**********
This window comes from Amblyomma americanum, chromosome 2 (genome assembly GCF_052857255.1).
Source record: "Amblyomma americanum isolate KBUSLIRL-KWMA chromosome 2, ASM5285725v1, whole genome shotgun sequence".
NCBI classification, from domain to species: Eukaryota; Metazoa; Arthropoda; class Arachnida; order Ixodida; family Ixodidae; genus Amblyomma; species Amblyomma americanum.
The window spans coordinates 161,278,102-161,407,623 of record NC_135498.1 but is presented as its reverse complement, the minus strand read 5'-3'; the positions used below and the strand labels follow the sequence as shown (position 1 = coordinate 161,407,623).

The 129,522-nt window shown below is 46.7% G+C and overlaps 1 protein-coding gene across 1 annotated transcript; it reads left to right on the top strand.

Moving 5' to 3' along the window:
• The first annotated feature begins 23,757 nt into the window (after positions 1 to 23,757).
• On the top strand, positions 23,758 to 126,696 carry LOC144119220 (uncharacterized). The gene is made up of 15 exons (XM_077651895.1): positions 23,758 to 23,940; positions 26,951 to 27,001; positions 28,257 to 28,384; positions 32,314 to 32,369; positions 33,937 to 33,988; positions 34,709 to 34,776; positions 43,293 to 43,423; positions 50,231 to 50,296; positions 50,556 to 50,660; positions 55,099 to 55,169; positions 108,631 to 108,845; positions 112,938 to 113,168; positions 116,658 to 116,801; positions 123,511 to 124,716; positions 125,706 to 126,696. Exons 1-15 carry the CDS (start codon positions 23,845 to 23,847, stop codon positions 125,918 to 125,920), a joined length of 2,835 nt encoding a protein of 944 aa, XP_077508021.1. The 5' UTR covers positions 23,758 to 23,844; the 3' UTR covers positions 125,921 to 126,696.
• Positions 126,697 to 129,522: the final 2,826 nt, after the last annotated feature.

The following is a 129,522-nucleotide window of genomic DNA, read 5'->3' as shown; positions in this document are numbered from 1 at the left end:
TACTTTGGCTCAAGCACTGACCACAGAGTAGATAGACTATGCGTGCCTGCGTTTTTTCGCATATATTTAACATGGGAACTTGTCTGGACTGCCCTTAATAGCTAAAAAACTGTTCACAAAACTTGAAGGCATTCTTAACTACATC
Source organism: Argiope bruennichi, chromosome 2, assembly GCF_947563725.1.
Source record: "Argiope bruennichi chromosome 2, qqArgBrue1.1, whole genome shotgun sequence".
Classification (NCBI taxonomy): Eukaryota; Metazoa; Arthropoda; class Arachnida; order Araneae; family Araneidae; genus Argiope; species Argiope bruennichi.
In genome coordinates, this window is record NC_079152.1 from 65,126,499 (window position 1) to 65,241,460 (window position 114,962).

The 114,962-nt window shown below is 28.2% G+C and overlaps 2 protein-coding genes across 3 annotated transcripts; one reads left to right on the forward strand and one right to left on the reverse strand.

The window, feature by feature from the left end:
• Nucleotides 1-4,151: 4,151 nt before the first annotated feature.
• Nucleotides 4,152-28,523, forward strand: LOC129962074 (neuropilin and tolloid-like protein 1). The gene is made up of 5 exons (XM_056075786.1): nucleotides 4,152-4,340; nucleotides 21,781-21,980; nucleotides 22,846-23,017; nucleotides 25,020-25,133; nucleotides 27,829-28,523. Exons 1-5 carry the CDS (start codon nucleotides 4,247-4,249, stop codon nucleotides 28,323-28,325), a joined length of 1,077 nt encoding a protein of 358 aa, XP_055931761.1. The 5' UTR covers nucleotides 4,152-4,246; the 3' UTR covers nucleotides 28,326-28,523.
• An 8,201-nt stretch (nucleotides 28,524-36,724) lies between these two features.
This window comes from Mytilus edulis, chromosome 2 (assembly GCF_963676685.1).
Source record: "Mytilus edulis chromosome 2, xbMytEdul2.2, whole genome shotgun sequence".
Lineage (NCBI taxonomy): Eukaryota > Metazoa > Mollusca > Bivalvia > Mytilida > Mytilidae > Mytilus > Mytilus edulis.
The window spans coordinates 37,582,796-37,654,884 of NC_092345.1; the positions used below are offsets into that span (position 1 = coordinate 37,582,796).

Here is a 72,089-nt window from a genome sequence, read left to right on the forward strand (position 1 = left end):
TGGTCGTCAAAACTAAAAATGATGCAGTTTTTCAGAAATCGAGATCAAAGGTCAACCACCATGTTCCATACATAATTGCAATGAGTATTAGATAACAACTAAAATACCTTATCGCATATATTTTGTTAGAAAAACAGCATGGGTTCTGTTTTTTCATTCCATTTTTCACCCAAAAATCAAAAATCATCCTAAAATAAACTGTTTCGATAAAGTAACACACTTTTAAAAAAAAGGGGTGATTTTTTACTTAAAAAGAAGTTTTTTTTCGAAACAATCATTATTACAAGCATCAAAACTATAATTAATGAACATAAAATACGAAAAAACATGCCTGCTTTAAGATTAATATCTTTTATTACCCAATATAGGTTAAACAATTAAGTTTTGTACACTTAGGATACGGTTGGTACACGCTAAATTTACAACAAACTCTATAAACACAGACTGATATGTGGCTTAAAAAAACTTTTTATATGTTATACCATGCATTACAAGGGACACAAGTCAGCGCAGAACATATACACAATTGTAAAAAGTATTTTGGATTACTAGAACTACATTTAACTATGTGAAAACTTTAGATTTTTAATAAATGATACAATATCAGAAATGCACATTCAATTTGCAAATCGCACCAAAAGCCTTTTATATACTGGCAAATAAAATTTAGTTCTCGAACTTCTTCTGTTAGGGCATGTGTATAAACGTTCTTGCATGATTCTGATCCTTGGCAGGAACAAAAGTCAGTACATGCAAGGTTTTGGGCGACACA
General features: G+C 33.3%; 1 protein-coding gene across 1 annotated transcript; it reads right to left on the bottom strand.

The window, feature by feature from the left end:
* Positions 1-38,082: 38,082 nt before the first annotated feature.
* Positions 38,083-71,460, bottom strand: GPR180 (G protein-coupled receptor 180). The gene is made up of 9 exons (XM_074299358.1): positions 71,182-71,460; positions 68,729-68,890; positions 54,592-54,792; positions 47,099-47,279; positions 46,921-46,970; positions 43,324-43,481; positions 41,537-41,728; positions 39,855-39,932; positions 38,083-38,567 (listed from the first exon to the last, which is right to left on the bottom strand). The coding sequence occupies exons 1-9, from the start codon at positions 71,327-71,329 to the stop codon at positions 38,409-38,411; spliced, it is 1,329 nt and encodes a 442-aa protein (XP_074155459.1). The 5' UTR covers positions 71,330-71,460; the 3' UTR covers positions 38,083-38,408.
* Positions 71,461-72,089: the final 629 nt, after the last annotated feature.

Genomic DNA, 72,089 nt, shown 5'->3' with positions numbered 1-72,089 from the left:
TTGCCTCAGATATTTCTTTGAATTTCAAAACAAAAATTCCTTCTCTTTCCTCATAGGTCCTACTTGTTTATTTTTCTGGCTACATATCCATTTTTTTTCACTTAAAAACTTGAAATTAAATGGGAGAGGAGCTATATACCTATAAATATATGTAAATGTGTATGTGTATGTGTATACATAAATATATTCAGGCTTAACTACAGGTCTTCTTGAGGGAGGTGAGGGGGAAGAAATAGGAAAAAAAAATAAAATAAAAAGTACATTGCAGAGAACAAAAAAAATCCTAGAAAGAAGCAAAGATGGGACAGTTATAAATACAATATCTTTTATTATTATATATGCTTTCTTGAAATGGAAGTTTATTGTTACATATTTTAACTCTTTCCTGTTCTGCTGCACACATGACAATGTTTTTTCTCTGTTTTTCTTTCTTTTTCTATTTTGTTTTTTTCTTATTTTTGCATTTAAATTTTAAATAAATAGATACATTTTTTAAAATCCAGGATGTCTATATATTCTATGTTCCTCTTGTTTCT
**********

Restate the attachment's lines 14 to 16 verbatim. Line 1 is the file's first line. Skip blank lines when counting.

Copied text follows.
Classification (NCBI taxonomy): Eukaryota; Metazoa; Arthropoda; class Arachnida; order Araneae; family Araneidae; genus Argiope; species Argiope bruennichi.
In genome coordinates, this window is record NC_079152.1 from 65,126,499 (window position 1) to 65,241,460 (window position 114,962).

The 114,962-nt window shown below is 28.2% G+C and overlaps 2 protein-coding genes across 3 annotated transcripts; one reads left to right on the forward strand and one right to left on the reverse strand.